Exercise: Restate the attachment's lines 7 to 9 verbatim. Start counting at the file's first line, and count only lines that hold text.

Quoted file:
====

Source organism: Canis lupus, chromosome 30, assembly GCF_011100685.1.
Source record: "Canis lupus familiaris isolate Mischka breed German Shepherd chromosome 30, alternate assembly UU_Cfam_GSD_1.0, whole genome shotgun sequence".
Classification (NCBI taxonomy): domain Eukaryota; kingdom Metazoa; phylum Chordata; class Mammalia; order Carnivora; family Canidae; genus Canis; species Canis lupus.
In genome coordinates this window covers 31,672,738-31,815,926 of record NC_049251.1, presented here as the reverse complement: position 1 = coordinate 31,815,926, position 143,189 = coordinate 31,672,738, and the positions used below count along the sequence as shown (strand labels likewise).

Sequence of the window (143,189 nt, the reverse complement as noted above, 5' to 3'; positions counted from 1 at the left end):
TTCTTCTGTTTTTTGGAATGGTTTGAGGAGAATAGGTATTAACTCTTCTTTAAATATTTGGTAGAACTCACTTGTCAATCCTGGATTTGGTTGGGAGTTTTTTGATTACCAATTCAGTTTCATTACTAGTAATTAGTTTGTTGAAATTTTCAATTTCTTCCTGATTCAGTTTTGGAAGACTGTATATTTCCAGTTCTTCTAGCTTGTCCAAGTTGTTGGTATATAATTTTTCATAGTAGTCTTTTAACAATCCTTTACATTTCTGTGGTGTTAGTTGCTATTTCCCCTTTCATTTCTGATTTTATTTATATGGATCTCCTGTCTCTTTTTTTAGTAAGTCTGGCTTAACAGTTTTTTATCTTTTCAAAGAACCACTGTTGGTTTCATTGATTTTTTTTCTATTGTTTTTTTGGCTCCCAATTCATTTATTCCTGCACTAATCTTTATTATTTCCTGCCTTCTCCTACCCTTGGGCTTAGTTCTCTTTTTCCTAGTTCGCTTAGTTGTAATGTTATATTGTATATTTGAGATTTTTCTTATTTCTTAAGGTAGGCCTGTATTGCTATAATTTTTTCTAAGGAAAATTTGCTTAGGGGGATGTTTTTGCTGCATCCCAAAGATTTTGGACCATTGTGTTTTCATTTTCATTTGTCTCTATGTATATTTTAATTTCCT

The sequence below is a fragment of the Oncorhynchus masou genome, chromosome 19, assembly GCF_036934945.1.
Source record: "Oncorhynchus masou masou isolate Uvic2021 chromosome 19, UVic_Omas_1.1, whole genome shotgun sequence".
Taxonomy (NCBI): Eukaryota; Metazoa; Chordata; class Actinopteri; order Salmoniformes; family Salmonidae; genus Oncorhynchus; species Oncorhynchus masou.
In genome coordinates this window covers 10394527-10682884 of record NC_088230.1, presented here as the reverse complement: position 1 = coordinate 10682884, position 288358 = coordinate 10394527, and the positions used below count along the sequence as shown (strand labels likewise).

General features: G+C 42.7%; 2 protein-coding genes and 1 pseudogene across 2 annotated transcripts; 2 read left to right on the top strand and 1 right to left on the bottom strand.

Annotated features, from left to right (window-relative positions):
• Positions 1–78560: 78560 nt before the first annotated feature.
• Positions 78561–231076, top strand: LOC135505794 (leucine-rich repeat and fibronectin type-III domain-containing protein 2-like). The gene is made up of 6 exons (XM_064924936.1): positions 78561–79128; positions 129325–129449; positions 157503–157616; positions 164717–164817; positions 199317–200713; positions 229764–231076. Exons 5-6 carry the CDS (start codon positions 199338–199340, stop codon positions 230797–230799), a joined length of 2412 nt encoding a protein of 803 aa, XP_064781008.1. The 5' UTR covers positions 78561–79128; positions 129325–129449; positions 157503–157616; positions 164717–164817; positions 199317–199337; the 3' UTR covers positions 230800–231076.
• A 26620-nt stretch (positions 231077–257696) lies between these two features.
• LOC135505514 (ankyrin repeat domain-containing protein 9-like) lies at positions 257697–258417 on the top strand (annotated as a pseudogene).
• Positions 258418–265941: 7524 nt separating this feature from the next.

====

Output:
The sequence below is a fragment of the Oncorhynchus masou genome, chromosome 19, assembly GCF_036934945.1.
Source record: "Oncorhynchus masou masou isolate Uvic2021 chromosome 19, UVic_Omas_1.1, whole genome shotgun sequence".
Taxonomy (NCBI): Eukaryota; Metazoa; Chordata; class Actinopteri; order Salmoniformes; family Salmonidae; genus Oncorhynchus; species Oncorhynchus masou.